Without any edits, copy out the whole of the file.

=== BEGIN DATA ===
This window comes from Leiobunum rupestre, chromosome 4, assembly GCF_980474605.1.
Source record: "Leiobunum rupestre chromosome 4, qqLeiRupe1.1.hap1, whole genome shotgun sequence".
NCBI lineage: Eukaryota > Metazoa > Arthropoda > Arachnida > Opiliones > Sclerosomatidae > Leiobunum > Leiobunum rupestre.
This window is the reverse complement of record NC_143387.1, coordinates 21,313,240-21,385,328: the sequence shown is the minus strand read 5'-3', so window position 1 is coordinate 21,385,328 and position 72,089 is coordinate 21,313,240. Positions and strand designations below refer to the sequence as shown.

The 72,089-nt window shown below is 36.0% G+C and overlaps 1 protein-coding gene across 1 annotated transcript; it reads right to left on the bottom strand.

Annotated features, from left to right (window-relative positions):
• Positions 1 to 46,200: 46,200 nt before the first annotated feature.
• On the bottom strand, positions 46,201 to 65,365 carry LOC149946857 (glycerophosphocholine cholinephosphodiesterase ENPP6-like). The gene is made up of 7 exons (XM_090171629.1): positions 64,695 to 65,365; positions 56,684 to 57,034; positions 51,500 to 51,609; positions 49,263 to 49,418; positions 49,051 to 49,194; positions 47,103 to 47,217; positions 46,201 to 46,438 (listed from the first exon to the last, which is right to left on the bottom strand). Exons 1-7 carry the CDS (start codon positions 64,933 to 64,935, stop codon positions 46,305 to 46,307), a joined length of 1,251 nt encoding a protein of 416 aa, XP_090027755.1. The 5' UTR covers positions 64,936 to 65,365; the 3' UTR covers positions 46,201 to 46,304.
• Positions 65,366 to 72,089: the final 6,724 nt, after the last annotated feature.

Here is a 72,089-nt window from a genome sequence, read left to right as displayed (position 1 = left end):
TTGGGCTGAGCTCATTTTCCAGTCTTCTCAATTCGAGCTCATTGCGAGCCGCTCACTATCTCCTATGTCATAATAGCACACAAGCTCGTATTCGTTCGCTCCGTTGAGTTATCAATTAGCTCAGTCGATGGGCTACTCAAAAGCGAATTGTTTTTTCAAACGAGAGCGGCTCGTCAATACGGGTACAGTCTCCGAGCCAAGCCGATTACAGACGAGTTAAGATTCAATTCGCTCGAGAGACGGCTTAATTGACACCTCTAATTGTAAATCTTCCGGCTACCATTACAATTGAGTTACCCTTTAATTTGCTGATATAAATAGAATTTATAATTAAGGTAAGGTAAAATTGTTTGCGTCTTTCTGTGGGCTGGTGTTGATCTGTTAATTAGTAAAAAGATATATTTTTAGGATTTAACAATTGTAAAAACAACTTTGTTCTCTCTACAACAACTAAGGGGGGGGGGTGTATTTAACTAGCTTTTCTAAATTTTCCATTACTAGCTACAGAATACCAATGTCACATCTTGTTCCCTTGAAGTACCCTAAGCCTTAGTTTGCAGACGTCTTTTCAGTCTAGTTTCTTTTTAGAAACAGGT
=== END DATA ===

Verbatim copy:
This window comes from Leiobunum rupestre, chromosome 4, assembly GCF_980474605.1.
Source record: "Leiobunum rupestre chromosome 4, qqLeiRupe1.1.hap1, whole genome shotgun sequence".
NCBI lineage: Eukaryota > Metazoa > Arthropoda > Arachnida > Opiliones > Sclerosomatidae > Leiobunum > Leiobunum rupestre.
This window is the reverse complement of record NC_143387.1, coordinates 21,313,240-21,385,328: the sequence shown is the minus strand read 5'-3', so window position 1 is coordinate 21,385,328 and position 72,089 is coordinate 21,313,240. Positions and strand designations below refer to the sequence as shown.

The 72,089-nt window shown below is 36.0% G+C and overlaps 1 protein-coding gene across 1 annotated transcript; it reads right to left on the bottom strand.

Annotated features, from left to right (window-relative positions):
• Positions 1 to 46,200: 46,200 nt before the first annotated feature.
• On the bottom strand, positions 46,201 to 65,365 carry LOC149946857 (glycerophosphocholine cholinephosphodiesterase ENPP6-like). The gene is made up of 7 exons (XM_090171629.1): positions 64,695 to 65,365; positions 56,684 to 57,034; positions 51,500 to 51,609; positions 49,263 to 49,418; positions 49,051 to 49,194; positions 47,103 to 47,217; positions 46,201 to 46,438 (listed from the first exon to the last, which is right to left on the bottom strand). Exons 1-7 carry the CDS (start codon positions 64,933 to 64,935, stop codon positions 46,305 to 46,307), a joined length of 1,251 nt encoding a protein of 416 aa, XP_090027755.1. The 5' UTR covers positions 64,936 to 65,365; the 3' UTR covers positions 46,201 to 46,304.
• Positions 65,366 to 72,089: the final 6,724 nt, after the last annotated feature.

Here is a 72,089-nt window from a genome sequence, read left to right as displayed (position 1 = left end):
TTGGGCTGAGCTCATTTTCCAGTCTTCTCAATTCGAGCTCATTGCGAGCCGCTCACTATCTCCTATGTCATAATAGCACACAAGCTCGTATTCGTTCGCTCCGTTGAGTTATCAATTAGCTCAGTCGATGGGCTACTCAAAAGCGAATTGTTTTTTCAAACGAGAGCGGCTCGTCAATACGGGTACAGTCTCCGAGCCAAGCCGATTACAGACGAGTTAAGATTCAATTCGCTCGAGAGACGGCTTAATTGACACCTCTAATTGTAAATCTTCCGGCTACCATTACAATTGAGTTACCCTTTAATTTGCTGATATAAATAGAATTTATAATTAAGGTAAGGTAAAATTGTTTGCGTCTTTCTGTGGGCTGGTGTTGATCTGTTAATTAGTAAAAAGATATATTTTTAGGATTTAACAATTGTAAAAACAACTTTGTTCTCTCTACAACAACTAAGGGGGGGGGGTGTATTTAACTAGCTTTTCTAAATTTTCCATTACTAGCTACAGAATACCAATGTCACATCTTGTTCCCTTGAAGTACCCTAAGCCTTAGTTTGCAGACGTCTTTTCAGTCTAGTTTCTTTTTAGAAACAGGT